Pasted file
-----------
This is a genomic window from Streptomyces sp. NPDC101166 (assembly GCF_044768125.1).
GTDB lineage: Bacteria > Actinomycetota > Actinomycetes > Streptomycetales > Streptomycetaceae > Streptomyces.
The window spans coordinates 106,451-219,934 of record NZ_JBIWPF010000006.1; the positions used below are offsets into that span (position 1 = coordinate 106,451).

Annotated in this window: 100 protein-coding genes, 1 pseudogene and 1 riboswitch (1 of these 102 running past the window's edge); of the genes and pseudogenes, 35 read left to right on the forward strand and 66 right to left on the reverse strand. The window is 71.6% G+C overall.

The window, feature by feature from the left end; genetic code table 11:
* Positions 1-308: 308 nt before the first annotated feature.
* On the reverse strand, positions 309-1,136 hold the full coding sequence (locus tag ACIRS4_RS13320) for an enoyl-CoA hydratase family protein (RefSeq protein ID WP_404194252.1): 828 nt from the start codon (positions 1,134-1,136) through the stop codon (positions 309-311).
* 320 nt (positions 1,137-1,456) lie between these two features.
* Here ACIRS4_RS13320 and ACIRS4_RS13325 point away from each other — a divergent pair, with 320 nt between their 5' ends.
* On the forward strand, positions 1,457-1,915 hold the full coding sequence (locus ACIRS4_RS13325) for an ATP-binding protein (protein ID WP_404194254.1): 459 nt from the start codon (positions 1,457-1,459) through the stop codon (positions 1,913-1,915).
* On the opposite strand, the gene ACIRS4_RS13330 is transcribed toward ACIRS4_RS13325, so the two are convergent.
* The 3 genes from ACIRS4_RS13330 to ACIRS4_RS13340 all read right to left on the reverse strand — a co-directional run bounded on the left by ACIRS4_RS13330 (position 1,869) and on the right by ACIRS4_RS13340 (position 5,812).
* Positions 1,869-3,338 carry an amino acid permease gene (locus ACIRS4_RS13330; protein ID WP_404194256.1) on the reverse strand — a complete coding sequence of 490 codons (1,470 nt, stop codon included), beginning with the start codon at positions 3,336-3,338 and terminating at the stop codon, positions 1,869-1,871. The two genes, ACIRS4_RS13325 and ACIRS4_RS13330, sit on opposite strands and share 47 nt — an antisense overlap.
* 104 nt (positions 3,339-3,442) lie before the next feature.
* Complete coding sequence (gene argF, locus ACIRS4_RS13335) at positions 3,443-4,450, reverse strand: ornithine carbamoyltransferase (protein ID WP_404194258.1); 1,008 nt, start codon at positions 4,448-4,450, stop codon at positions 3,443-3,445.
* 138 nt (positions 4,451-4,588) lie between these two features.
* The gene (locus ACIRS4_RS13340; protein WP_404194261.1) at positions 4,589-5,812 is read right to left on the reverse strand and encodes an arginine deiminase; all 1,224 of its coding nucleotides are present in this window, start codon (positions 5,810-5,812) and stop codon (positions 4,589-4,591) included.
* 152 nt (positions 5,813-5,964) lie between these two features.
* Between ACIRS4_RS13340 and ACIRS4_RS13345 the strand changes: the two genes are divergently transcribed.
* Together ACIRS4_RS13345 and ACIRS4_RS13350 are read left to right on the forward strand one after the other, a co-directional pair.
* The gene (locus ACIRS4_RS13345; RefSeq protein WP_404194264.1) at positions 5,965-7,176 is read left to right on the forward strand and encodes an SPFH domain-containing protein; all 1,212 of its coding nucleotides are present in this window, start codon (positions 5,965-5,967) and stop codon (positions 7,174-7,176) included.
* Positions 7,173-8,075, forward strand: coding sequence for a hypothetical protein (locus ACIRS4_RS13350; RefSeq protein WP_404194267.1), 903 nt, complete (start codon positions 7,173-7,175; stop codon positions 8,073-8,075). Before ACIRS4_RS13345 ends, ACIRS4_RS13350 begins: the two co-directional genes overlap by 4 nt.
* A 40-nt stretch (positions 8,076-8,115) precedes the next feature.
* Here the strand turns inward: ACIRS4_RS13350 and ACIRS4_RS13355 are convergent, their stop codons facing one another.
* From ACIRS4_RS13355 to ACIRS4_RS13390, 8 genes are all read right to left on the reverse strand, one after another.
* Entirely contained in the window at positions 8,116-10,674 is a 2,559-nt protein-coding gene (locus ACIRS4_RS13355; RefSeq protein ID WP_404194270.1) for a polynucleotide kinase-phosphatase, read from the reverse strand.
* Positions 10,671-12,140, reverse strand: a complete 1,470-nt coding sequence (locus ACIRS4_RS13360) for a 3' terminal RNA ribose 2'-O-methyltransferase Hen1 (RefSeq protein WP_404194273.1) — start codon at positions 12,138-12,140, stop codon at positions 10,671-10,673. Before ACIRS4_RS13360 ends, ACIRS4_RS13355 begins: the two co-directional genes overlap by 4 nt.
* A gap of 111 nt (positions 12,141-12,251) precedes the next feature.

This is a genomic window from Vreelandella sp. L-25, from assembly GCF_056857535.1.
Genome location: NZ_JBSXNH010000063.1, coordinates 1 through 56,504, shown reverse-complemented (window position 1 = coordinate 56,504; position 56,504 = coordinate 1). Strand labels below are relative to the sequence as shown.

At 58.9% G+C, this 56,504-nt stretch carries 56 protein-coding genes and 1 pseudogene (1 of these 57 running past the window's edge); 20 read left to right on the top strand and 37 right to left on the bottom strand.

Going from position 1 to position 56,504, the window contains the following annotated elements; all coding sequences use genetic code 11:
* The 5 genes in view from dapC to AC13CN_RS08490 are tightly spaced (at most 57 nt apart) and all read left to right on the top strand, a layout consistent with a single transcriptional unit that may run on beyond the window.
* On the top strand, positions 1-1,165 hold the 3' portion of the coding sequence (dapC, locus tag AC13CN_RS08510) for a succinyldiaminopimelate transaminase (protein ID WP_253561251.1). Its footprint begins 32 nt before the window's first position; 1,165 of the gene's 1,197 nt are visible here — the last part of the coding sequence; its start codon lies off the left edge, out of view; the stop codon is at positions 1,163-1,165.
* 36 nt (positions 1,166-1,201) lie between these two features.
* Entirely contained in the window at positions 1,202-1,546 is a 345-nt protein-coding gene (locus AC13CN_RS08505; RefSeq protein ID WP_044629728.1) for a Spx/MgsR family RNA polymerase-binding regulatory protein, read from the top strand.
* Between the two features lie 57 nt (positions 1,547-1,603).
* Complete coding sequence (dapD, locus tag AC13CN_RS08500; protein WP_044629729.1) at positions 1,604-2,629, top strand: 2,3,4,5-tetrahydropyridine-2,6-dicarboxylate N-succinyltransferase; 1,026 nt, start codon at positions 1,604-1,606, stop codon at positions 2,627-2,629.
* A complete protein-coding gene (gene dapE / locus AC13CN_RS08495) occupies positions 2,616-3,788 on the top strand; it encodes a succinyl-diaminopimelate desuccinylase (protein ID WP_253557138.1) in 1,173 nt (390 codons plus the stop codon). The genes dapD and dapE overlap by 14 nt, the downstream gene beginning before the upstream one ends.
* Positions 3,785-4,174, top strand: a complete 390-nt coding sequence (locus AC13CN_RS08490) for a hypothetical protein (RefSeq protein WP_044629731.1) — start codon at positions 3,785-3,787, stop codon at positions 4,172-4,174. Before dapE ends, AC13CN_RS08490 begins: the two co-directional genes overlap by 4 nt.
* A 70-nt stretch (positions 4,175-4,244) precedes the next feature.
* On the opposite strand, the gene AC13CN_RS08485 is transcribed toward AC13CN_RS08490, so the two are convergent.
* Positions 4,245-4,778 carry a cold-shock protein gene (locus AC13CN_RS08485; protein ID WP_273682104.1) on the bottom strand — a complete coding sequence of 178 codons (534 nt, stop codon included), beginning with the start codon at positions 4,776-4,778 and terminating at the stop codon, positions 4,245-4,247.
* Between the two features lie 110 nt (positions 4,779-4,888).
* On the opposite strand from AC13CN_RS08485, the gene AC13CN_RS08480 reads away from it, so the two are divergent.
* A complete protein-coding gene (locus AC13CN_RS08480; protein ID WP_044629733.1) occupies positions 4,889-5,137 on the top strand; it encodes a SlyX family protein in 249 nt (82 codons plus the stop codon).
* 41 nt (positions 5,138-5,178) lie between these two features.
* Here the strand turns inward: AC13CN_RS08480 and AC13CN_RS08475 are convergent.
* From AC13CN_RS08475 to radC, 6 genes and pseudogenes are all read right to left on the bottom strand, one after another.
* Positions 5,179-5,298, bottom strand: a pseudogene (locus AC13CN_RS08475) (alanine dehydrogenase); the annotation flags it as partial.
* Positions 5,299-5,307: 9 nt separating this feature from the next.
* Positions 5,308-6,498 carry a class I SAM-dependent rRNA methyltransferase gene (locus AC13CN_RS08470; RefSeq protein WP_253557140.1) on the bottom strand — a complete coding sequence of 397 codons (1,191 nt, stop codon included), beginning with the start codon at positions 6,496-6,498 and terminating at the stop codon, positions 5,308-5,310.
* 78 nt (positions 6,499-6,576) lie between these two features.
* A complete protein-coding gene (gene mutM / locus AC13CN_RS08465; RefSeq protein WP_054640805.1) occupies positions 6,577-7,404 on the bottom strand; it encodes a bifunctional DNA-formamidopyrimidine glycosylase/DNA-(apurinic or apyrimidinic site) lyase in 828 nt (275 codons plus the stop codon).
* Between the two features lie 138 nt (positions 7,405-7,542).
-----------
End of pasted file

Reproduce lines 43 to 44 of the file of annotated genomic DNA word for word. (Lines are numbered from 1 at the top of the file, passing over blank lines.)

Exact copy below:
* Positions 4,245-4,778 carry a cold-shock protein gene (locus AC13CN_RS08485; protein ID WP_273682104.1) on the bottom strand — a complete coding sequence of 178 codons (534 nt, stop codon included), beginning with the start codon at positions 4,776-4,778 and terminating at the stop codon, positions 4,245-4,247.
* Between the two features lie 110 nt (positions 4,779-4,888).